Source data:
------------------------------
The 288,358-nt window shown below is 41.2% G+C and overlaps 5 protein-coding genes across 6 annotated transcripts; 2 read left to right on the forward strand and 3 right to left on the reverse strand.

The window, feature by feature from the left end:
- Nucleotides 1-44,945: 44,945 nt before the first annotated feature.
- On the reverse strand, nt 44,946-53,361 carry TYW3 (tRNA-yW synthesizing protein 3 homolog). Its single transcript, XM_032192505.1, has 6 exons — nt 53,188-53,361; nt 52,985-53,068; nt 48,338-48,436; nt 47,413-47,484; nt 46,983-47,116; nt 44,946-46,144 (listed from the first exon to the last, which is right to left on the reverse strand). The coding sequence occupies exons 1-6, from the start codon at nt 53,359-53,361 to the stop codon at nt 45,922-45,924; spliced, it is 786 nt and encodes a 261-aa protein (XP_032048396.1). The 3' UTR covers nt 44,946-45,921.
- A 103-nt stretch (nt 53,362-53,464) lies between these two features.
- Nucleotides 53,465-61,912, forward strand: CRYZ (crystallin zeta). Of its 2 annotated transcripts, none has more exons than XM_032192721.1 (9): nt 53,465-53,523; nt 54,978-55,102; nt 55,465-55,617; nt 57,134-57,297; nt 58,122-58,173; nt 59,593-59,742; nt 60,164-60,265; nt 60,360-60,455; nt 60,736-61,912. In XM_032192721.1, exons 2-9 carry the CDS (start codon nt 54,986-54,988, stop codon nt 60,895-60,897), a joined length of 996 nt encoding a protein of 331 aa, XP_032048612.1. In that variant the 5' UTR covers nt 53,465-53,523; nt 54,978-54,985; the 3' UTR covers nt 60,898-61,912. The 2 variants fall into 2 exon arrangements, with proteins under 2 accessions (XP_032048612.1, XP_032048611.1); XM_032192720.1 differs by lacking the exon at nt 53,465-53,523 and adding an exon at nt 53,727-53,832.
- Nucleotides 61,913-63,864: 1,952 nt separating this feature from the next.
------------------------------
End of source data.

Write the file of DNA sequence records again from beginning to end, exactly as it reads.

The 288,358-nt window shown below is 41.2% G+C and overlaps 5 protein-coding genes across 6 annotated transcripts; 2 read left to right on the forward strand and 3 right to left on the reverse strand.

The window, feature by feature from the left end:
- Nucleotides 1-44,945: 44,945 nt before the first annotated feature.
- On the reverse strand, nt 44,946-53,361 carry TYW3 (tRNA-yW synthesizing protein 3 homolog). Its single transcript, XM_032192505.1, has 6 exons — nt 53,188-53,361; nt 52,985-53,068; nt 48,338-48,436; nt 47,413-47,484; nt 46,983-47,116; nt 44,946-46,144 (listed from the first exon to the last, which is right to left on the reverse strand). The coding sequence occupies exons 1-6, from the start codon at nt 53,359-53,361 to the stop codon at nt 45,922-45,924; spliced, it is 786 nt and encodes a 261-aa protein (XP_032048396.1). The 3' UTR covers nt 44,946-45,921.
- A 103-nt stretch (nt 53,362-53,464) lies between these two features.
- Nucleotides 53,465-61,912, forward strand: CRYZ (crystallin zeta). Of its 2 annotated transcripts, none has more exons than XM_032192721.1 (9): nt 53,465-53,523; nt 54,978-55,102; nt 55,465-55,617; nt 57,134-57,297; nt 58,122-58,173; nt 59,593-59,742; nt 60,164-60,265; nt 60,360-60,455; nt 60,736-61,912. In XM_032192721.1, exons 2-9 carry the CDS (start codon nt 54,986-54,988, stop codon nt 60,895-60,897), a joined length of 996 nt encoding a protein of 331 aa, XP_032048612.1. In that variant the 5' UTR covers nt 53,465-53,523; nt 54,978-54,985; the 3' UTR covers nt 60,898-61,912. The 2 variants fall into 2 exon arrangements, with proteins under 2 accessions (XP_032048612.1, XP_032048611.1); XM_032192720.1 differs by lacking the exon at nt 53,465-53,523 and adding an exon at nt 53,727-53,832.
- Nucleotides 61,913-63,864: 1,952 nt separating this feature from the next.